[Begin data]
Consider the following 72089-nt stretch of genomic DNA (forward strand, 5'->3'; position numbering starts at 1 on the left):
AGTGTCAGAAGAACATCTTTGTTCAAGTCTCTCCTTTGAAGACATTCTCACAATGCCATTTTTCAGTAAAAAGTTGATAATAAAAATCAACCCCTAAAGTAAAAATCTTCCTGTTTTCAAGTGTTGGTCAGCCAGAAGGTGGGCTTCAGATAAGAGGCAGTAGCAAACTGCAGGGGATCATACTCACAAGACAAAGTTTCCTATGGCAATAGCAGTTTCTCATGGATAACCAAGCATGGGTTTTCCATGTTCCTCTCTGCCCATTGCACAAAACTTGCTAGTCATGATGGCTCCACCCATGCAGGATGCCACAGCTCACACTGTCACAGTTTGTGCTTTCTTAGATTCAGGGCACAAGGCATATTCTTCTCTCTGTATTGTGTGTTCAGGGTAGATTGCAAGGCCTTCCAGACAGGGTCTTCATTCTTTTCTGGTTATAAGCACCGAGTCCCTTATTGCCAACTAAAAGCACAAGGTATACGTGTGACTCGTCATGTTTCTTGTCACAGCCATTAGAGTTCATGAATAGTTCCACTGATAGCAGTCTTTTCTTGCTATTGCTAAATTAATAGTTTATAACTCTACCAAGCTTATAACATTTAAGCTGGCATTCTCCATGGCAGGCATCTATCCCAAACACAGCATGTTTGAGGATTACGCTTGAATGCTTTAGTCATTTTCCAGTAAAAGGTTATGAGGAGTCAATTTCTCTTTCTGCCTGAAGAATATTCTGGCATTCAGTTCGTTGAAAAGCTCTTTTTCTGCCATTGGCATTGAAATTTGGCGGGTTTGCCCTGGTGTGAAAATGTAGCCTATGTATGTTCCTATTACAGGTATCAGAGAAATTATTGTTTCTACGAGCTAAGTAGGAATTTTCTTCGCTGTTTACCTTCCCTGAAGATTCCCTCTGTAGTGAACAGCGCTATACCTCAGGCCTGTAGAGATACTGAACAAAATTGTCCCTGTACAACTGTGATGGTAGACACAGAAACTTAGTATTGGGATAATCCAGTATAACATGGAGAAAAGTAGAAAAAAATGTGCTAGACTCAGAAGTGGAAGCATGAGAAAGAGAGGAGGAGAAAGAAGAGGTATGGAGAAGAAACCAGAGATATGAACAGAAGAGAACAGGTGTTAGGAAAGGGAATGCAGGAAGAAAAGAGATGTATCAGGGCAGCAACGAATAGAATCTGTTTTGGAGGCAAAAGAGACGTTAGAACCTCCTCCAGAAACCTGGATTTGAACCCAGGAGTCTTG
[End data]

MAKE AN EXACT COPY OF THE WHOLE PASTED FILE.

Consider the following 72089-nt stretch of genomic DNA (forward strand, 5'->3'; position numbering starts at 1 on the left):
AGTGTCAGAAGAACATCTTTGTTCAAGTCTCTCCTTTGAAGACATTCTCACAATGCCATTTTTCAGTAAAAAGTTGATAATAAAAATCAACCCCTAAAGTAAAAATCTTCCTGTTTTCAAGTGTTGGTCAGCCAGAAGGTGGGCTTCAGATAAGAGGCAGTAGCAAACTGCAGGGGATCATACTCACAAGACAAAGTTTCCTATGGCAATAGCAGTTTCTCATGGATAACCAAGCATGGGTTTTCCATGTTCCTCTCTGCCCATTGCACAAAACTTGCTAGTCATGATGGCTCCACCCATGCAGGATGCCACAGCTCACACTGTCACAGTTTGTGCTTTCTTAGATTCAGGGCACAAGGCATATTCTTCTCTCTGTATTGTGTGTTCAGGGTAGATTGCAAGGCCTTCCAGACAGGGTCTTCATTCTTTTCTGGTTATAAGCACCGAGTCCCTTATTGCCAACTAAAAGCACAAGGTATACGTGTGACTCGTCATGTTTCTTGTCACAGCCATTAGAGTTCATGAATAGTTCCACTGATAGCAGTCTTTTCTTGCTATTGCTAAATTAATAGTTTATAACTCTACCAAGCTTATAACATTTAAGCTGGCATTCTCCATGGCAGGCATCTATCCCAAACACAGCATGTTTGAGGATTACGCTTGAATGCTTTAGTCATTTTCCAGTAAAAGGTTATGAGGAGTCAATTTCTCTTTCTGCCTGAAGAATATTCTGGCATTCAGTTCGTTGAAAAGCTCTTTTTCTGCCATTGGCATTGAAATTTGGCGGGTTTGCCCTGGTGTGAAAATGTAGCCTATGTATGTTCCTATTACAGGTATCAGAGAAATTATTGTTTCTACGAGCTAAGTAGGAATTTTCTTCGCTGTTTACCTTCCCTGAAGATTCCCTCTGTAGTGAACAGCGCTATACCTCAGGCCTGTAGAGATACTGAACAAAATTGTCCCTGTACAACTGTGATGGTAGACACAGAAACTTAGTATTGGGATAATCCAGTATAACATGGAGAAAAGTAGAAAAAAATGTGCTAGACTCAGAAGTGGAAGCATGAGAAAGAGAGGAGGAGAAAGAAGAGGTATGGAGAAGAAACCAGAGATATGAACAGAAGAGAACAGGTGTTAGGAAAGGGAATGCAGGAAGAAAAGAGATGTATCAGGGCAGCAACGAATAGAATCTGTTTTGGAGGCAAAAGAGACGTTAGAACCTCCTCCAGAAACCTGGATTTGAACCCAGGAGTCTTG